I stare at the little white car in front of us, filled with boxes and bags of possessions. Our possessions. After two weeks on being in Paris, we had decided.
We’re moving to the south of France.
It seems that I never do anything by half. We’re moving down to Marseille and we’re getting an apartment together.
I don’t even know what I was feeling. But I wasn’t feeling fear. My own home was something that I had wanted for a long time. And of course I had found ‘home’ with my housemate back in England. Just like I had when I moved to Australia to be with my parents. Just like how it was when I boarded Delos.
But this was different.
This would be my home. A place that I could call mine.
I watched Edouard neatly fold his things and pack the spices that he had collected from around the world into a wooden crate. I was looking forward to seeing him cook in this new imagined kitchen of ours. I was excited for a whole new world of many firsts with him.
Every day brought something new.
I feel like I take at least five moments a day when I recognise how lucky I am on this unlikely journey of mine. Edouard’s probably going to think I’m strange quite soon if I keep on staring at him.
“Are you ok, Lizzy?” he asked me curiously.
I blinked in surprise, jolted from my thoughts. “Oh yes,” I replied. “Just daydreaming!”
I wrapped my scarf tighter around my neck and looked up to the dark sky. It’s 6am and the sun still hadn’t risen yet. Edouard turned to his parents and was saying goodbye.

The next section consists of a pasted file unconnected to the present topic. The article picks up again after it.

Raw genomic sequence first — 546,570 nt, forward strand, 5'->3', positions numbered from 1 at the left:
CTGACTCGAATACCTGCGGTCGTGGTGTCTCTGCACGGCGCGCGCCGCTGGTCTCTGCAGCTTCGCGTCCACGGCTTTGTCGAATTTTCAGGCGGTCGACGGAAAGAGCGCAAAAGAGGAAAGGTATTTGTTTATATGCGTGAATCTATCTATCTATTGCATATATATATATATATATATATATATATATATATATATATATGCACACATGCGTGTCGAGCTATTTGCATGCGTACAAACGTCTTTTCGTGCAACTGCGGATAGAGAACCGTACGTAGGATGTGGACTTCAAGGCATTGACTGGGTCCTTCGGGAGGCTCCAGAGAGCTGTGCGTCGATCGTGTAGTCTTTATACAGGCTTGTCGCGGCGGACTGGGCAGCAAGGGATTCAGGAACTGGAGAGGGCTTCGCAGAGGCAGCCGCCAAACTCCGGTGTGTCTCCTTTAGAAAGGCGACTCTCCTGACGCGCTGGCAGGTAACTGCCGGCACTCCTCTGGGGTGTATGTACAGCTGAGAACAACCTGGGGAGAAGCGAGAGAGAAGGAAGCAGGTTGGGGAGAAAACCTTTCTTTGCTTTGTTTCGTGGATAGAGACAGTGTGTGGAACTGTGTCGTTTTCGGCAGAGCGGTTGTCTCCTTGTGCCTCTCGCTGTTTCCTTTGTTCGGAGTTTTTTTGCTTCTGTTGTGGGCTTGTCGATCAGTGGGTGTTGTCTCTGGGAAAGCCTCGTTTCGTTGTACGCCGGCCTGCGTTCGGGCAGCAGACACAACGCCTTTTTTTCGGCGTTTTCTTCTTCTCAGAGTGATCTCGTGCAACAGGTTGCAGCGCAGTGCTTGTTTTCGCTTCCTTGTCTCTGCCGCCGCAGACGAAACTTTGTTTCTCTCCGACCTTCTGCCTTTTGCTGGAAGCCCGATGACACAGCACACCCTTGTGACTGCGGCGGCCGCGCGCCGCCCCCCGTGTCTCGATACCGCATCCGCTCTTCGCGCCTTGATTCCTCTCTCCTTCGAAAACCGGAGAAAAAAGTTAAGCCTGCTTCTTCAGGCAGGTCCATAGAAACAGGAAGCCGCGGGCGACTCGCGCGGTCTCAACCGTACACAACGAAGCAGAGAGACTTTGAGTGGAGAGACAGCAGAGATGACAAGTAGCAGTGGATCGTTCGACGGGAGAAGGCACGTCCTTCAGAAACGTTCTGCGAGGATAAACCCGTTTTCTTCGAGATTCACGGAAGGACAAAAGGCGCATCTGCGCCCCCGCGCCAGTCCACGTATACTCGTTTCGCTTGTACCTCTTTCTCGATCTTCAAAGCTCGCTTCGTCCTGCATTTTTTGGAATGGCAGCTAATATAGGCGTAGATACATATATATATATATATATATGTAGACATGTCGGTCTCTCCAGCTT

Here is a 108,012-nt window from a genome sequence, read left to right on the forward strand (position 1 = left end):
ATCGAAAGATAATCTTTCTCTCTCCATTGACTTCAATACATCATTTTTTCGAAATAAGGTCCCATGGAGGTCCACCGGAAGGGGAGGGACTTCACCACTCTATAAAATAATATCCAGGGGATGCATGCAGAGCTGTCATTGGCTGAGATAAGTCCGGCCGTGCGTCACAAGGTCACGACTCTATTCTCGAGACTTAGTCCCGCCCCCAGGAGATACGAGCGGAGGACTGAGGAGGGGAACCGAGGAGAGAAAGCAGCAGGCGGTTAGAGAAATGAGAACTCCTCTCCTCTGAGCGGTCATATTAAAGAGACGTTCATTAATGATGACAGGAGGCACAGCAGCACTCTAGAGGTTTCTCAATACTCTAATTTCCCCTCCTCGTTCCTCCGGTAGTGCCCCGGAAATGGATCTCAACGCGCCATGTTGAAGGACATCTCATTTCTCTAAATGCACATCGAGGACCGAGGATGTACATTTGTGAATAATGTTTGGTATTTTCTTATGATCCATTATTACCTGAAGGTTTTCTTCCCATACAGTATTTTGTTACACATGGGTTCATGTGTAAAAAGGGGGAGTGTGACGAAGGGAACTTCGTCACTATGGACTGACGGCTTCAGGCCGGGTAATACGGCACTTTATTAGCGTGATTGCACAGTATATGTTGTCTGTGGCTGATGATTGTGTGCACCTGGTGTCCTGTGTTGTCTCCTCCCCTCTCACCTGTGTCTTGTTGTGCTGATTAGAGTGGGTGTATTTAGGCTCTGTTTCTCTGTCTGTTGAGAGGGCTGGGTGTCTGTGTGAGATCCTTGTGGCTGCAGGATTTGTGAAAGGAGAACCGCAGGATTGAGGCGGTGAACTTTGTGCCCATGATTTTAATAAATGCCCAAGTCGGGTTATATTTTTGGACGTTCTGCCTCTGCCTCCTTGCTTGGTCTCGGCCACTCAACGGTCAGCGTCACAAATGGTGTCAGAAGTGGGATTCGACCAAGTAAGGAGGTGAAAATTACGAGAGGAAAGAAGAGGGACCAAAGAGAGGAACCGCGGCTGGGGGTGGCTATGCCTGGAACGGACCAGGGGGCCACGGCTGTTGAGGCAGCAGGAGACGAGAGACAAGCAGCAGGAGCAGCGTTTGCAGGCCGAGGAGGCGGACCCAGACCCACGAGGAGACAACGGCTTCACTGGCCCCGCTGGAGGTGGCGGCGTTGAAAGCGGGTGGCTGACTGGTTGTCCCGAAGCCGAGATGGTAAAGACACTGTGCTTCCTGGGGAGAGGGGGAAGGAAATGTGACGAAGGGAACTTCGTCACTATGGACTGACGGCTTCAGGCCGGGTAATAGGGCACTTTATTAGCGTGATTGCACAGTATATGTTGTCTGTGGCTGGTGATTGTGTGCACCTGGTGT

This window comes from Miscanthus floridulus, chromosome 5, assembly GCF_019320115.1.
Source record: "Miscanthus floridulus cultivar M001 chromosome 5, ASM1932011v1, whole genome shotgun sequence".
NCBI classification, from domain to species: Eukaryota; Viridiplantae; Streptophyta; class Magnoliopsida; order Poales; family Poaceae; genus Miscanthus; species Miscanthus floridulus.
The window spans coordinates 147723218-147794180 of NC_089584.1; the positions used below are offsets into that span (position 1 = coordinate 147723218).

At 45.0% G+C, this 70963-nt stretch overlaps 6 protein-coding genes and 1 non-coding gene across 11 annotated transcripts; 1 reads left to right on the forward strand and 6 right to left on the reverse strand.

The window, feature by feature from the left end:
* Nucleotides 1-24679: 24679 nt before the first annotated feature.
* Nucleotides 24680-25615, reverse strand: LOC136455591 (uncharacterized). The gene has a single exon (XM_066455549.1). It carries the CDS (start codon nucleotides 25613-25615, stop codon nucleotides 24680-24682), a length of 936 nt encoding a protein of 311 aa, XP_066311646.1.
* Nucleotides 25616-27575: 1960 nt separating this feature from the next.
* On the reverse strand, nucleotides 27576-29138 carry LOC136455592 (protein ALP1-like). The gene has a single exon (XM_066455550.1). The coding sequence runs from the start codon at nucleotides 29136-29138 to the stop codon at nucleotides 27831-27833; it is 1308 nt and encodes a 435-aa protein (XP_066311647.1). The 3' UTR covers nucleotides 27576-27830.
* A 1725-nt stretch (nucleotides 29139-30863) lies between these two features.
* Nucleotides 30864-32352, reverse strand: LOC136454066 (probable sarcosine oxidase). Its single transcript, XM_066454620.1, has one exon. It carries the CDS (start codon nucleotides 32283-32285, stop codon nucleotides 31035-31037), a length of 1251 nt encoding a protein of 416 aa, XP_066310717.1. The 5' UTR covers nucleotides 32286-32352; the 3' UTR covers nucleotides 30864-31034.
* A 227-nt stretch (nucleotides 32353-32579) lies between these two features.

I can feel the same excitement running in his blood that I have in mine.
It’s a big step we’re taking. But I think by now we’ve learned that in our relationship, there’s no such things as ‘steps’. We’ve dived right in out of utter faith that it’s all going to be all right.
His mother embraced me tightly.
I wish I could speak fluent French, I wish I could tell her how much I love her son and how I will do my best to look out for him and support him. I wish I could say thankyou for everything she has done for me. Giving me a hug every morning and taking me out to the bakery to buy bread and cakes. For patting my knee one evening during a family party and saying, “It will come,” when I became overwhelmed at not being able to speak enough French to communicate with everyone. I wanted to tell her that I wanted to be a part of her family. To thank her for already making me feel a part of it.
But instead I smile and say, “Merci beaucoup! Au revoir!”
I swear that one day I will be able to speak their language fluently. It’s been difficult at times communicating with people. It’s tricky to express who you really are as a person without being able to say the quips and the jokes you would normally do with your friends.
One day, I tell myself. One day.
We get into the car, stocked up with bread, cheese and ham for breakfast later on.
Edouard looks at me with a huge grin. “You ready?”
Am I ready? Am I ready for another adventure? Am I ready to start a new life? Am I ready to take this leap of faith with someone I met on a tiny island?
“Let’s do this.”
We wave as we slowly start to drive away and I wonder how Christine is feeling right now, waving goodbye to her son. We had a wonderful two weeks living with his parents and I feel as though she got a taste of how it would be like if he lived there all of the time.
I think of my own mother in Australia and remember her face when I waved her goodbye as I was leaving to Africa and Delos. A sensation twists in my stomach as I watch her continue to wave as we turn a corner, until there is nothing at all.
I realise then how much I miss my mother. How I wish that she wasn’t so far away in Australia.